You want your pushrods to be as straight as you can get them, so to achieve this for the elevator. I bolted the ball link to the inside of control horn. The alignment is absolutely perfect, which assures smooth operation and good centering of the control surface.

Ruder Set Up
I'm going to cheat a little here and point you to the picture above because it also gives you a good view of the pull/pull rudder cables. The slots in the fuselage come precut, so it's a simple matter to tuck the loose covering into the slot with a trim iron.

Pull/pull systems are not difficult to set up or maintain. You just need to know a few tricks, and you'll learn those on your own after you do a few of them yourself. The only thing that makes me crazy on pull/pull installations is that's it's not easy to do a clean looking installation. You've got the crimp piece and the wire loop and the extra wire hanging out, and to me I just cringe when I see work like that.

I think I've come up with a decent enough looking solution though. First, I slide the crimp piece very close to the threaded adjuster piece, and I pull the slack wire so tight that the loop you would normally see flattens out against the crimp piece. I crimp, run a little thin CA onto the crimp piece, and once the glue sets up I cover the whole thing with some heat shrink tubing.

It's not perfect, but it looks so much better than having everything exposed that I an reasonably happy with it. I am probably going to always have one of these planes, so I will work on making something even cleaner looking. I have a little bit of OCD on things like this, which always drives me to trying to do things better.

Here's what the cables look like hooked to the servo. You use that standard Hitec HS65MG servo arm that comes with the servo. Again, I got the crimp pieces as close as I could to the connector pieces, got the loop wire as tight as I could and heat shrunk the entire thing to make a neater looking package.

Radio Installation

Friday, May 19, 2017

Working With Pull Cable Systems

Еще раз спасибо моим друзьям в России, которые читали блог 1428 раз в этом месяце. Большое спасибо за отличную поддержку и, пожалуйста, расскажите всем своим друзьям. Также, это специальный привет моему другу Терранозавру!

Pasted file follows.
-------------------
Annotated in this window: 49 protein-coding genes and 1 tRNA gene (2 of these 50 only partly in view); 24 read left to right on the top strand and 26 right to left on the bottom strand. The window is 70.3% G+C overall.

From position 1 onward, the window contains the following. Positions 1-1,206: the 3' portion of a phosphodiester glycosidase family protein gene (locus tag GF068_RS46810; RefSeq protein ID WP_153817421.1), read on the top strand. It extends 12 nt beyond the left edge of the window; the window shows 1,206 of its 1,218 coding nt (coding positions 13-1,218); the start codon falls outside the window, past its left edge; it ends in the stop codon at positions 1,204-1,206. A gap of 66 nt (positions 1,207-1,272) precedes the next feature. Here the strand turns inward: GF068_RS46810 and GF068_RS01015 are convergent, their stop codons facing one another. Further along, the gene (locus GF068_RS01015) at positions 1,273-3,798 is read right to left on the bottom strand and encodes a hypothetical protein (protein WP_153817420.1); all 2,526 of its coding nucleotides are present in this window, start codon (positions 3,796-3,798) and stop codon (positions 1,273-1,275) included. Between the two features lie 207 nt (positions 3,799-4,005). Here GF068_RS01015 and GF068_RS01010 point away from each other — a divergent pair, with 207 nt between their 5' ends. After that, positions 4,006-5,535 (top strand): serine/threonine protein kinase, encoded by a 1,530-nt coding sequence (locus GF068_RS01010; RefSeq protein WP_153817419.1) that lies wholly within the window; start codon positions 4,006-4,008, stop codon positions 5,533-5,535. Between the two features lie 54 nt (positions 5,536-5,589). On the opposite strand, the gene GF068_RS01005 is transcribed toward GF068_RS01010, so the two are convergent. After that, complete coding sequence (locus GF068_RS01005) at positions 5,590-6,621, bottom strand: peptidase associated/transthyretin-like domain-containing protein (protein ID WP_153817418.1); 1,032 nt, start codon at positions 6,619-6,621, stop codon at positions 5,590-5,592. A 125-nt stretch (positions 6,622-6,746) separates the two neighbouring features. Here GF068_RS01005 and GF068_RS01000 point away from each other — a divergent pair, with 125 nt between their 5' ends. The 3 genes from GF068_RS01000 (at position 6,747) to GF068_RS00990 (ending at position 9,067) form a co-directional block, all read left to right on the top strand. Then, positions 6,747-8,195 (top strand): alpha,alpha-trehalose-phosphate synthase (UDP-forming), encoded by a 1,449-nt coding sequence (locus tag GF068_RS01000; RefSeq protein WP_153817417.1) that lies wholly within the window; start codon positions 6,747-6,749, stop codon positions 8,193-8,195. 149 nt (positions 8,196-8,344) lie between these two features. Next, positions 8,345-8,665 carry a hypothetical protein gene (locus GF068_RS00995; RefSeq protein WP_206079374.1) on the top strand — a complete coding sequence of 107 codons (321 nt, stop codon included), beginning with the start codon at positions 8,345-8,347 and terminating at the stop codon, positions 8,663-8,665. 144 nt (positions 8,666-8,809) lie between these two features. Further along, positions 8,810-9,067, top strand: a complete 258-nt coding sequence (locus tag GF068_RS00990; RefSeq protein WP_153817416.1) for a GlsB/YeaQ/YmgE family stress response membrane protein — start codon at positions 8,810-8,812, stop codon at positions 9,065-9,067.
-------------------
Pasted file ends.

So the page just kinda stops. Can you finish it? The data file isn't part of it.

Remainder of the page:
I've had so much fun with my 48" 3DHS Demonstrator Edge that I wanted to build another one. I've been threatening to write an article on pull cable set up and this gave me an excuse to build another Demonstrator even though my first one is still in terrific shape. Maybe I'm just greedy.

For those who have never done a pull system, it can be quite intimidating, but it's really just as easy as using a pushrod, just different. Like anything else, you need to know a few tricks and you learn those by doing them, and hopefully, from reading this article.

Setting Up The Pull System

My first pull system had me scratching my head and cursing a little, but I learned enough from that to make subsequent ones go smoother. It's not that hard and there are no mysteries. After you do a couple you will wonder why you were intimidated to begin with. What I'm going to try to do is show you some of the little tricks I learned the first few times.

If there are any hard and fast rules they are that you want a drag free and slop free system. The rudder has to move smoothly with no drag coming from a bad hinge job or ill fitted tailwheel assembly. The swivel connectors on the servo arms also have to have no drag on them, and as little slop as you can manage without getting them so tight they drag. If there is ever any doubt on any part of this, always go for smooth and drag free, slop free operation. This is critical for good rudder centering and makes for a good flying and nice tracking plane.

Cleaning Up The Cable Exits
The slots for the cable are already laser cut into the fuselage sides, and the covering is slit so the wires can pass through. The first step it to tuck the covering into the slot with a trim iron. Get them out of the way so they don't put any drag on the cables. You can either cut them flush with the edge of the slot or tuck them in, but tucking them in makes for a neater and cleaner looking job. Here you want to use low heat to avoid the iron sticking and pulling the printing off. Take your time, do a neat job. I think you'll agree this looks a lot cleaner than leaving it loose.

The Cable Ends